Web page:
St. Michaels is a resort town of about 1,026 people. They have all sorts of tourist themed special events throughout the year, including during the celebration of the Christmas holiday. The lighted boat parade was one of the special events for 2020.

From a multi-decked charter boat to a well decorated sailboat the minds of show goers and show watchers were entertained. The lights were different colors and seemed to attract the eye to the harbor in town. All the various interpretations of Christmas Lighting on watercraft were on display.

Starting at 6 PM, the last boat went around the harbor by 8 PM on Saturday, December 12. It had been a sunny, warm day with light winds. By 5:30, the air had turned colder and the wind demanded warm coats and a scarf.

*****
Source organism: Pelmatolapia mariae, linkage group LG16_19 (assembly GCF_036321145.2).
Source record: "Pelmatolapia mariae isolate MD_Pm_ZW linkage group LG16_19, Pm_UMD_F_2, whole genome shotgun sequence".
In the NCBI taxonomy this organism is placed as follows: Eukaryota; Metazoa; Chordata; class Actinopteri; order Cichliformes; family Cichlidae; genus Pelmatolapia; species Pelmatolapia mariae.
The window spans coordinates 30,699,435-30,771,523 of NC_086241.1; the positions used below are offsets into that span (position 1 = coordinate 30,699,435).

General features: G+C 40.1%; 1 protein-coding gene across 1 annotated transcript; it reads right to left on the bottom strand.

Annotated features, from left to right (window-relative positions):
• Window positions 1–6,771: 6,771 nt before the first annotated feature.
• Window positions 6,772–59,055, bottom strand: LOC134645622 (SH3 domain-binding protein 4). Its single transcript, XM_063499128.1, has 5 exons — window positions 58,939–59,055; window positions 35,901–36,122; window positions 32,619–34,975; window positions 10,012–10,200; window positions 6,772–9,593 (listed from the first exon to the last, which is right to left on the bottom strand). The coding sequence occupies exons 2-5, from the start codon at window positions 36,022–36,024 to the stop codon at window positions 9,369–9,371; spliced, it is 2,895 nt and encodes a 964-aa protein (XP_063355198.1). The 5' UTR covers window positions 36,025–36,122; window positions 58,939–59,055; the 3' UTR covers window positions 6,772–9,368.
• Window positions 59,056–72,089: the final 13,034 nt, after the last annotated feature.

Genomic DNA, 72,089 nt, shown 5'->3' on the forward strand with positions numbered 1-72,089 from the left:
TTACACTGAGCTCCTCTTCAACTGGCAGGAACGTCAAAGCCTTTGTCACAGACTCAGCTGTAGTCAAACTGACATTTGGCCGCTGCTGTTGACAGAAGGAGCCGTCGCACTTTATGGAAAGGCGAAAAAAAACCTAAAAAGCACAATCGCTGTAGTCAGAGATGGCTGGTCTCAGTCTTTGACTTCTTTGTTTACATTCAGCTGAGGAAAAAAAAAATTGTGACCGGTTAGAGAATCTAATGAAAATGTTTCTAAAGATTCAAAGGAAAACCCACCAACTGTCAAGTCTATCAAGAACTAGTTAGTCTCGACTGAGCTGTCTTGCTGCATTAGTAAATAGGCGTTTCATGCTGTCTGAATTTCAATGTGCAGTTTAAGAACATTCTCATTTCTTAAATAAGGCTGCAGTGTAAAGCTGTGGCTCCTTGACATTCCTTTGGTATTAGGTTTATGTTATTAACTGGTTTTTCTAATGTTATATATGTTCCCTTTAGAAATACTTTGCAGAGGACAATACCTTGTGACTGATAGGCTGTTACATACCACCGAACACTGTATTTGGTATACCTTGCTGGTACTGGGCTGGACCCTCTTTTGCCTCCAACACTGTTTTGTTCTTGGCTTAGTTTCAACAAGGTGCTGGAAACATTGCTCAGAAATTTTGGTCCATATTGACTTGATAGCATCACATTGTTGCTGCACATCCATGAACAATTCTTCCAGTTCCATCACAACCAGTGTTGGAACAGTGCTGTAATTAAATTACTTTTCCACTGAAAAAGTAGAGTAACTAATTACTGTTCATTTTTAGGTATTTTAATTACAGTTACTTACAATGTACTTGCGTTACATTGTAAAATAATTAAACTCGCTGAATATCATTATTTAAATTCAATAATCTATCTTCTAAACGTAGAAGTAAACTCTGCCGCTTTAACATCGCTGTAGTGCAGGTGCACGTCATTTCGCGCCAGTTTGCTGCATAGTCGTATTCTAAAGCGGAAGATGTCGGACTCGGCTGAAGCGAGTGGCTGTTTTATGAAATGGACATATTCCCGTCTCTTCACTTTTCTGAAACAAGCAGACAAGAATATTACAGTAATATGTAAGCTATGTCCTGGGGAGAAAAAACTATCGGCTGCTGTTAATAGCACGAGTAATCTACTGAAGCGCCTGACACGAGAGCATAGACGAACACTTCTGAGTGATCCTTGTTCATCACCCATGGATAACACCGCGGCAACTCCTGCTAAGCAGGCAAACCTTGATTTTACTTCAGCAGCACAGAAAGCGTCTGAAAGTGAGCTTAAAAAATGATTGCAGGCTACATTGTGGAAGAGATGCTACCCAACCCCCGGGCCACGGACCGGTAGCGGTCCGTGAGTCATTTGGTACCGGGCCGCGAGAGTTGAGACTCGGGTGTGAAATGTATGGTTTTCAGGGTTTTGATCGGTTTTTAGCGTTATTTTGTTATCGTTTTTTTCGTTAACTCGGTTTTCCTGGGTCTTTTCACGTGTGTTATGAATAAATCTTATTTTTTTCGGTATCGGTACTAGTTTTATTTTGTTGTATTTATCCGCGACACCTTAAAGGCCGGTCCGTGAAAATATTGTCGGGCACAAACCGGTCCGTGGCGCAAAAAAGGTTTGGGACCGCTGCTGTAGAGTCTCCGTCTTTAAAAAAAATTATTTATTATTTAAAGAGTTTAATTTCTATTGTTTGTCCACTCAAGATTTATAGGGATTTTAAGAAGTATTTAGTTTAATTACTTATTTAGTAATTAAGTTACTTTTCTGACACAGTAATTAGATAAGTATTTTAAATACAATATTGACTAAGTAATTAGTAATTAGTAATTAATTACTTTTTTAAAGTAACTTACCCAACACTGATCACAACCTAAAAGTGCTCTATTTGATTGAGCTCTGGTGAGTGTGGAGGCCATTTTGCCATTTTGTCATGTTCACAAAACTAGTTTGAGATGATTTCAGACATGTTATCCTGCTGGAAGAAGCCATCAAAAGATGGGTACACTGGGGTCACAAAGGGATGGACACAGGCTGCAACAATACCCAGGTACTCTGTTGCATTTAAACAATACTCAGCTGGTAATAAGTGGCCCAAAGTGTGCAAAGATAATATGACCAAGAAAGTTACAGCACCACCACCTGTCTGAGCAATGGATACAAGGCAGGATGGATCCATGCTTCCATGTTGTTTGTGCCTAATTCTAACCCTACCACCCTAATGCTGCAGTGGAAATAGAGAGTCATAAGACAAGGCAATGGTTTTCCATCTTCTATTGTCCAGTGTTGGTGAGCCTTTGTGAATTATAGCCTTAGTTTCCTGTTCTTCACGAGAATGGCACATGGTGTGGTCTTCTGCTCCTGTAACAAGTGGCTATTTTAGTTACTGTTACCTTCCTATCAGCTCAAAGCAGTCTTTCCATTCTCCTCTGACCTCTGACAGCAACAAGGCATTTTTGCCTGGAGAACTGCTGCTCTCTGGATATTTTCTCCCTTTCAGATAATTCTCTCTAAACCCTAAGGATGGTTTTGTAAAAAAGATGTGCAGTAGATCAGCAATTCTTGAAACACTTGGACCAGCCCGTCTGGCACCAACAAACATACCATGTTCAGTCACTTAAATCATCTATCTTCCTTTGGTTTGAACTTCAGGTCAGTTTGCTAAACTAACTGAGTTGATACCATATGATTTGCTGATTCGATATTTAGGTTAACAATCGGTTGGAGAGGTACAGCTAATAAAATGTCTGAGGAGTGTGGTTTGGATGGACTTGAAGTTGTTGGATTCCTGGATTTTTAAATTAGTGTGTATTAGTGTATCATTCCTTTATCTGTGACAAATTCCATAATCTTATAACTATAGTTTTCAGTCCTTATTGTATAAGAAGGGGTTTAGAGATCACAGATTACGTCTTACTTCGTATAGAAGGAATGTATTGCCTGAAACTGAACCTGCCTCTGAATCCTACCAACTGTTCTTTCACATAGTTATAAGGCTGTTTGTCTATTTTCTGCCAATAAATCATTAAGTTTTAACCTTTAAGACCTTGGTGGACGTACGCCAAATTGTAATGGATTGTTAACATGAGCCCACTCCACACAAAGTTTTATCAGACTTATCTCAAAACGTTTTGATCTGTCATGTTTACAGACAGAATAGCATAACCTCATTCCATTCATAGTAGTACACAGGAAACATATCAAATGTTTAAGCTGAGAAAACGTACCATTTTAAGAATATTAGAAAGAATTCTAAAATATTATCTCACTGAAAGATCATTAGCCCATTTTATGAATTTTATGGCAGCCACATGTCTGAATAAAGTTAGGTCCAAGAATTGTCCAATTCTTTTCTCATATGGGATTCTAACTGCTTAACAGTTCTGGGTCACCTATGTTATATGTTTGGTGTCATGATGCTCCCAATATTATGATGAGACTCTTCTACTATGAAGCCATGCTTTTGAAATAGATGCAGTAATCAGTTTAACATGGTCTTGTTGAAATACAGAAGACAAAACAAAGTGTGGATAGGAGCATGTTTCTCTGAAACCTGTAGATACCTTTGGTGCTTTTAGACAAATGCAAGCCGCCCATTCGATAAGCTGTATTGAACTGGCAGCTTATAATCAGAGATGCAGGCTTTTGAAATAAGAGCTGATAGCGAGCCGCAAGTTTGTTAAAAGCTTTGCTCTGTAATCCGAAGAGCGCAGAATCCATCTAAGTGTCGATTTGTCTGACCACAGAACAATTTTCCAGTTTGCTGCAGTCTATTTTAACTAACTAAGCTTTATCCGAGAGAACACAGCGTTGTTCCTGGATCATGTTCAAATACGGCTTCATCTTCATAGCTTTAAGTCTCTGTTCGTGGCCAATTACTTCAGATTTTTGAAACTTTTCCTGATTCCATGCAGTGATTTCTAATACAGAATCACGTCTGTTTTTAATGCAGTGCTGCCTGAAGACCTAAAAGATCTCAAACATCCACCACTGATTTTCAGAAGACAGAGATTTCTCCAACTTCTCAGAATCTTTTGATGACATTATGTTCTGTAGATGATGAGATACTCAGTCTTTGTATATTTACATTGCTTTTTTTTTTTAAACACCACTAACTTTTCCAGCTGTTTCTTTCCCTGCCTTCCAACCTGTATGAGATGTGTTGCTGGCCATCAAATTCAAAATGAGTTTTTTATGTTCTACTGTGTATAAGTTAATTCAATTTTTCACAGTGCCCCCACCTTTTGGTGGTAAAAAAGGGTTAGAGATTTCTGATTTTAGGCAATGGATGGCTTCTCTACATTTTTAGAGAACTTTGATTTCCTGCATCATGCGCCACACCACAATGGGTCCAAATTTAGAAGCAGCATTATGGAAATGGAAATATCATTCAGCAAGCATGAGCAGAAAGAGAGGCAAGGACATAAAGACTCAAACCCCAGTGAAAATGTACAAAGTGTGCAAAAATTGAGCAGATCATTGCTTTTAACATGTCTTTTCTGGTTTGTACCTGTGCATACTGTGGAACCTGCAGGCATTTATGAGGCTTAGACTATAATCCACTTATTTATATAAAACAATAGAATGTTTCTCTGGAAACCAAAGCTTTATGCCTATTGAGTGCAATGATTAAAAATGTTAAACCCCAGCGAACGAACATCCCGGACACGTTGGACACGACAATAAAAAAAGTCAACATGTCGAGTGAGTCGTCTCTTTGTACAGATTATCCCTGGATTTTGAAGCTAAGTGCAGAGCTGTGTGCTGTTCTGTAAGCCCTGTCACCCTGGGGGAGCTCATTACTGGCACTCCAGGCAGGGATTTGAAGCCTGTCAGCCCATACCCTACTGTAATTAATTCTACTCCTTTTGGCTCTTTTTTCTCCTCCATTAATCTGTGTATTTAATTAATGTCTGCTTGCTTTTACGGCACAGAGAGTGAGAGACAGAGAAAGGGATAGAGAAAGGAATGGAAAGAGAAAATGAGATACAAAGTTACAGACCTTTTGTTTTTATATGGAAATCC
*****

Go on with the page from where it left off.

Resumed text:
Dennis Glackin of St. Michaels, MD, USA organized the event. He did a yeoman job with these diverse boaters. He has held several positions within the town.

Amateur and professional boatbuilders had their work on display. There is a rich maritime heritage within the Chesapeake Bay in the town. It includes a significate story of boatbuilding now and in the past at St. Michaels. Wooden classics are valued.

The Chesapeake Bay Maritime Museum, with it’s 17 acre campus is a delightful trip when visiting town. They have a working boatyard. The lighthouse there is decorated for the season and shines brightly at night. Other seasonal touches are sprinkled throughout the grounds.

It was a cheery evening and very holiday inspiring.

Bay Bridge Boat Show, a do not miss event

bay bridge boat show 2018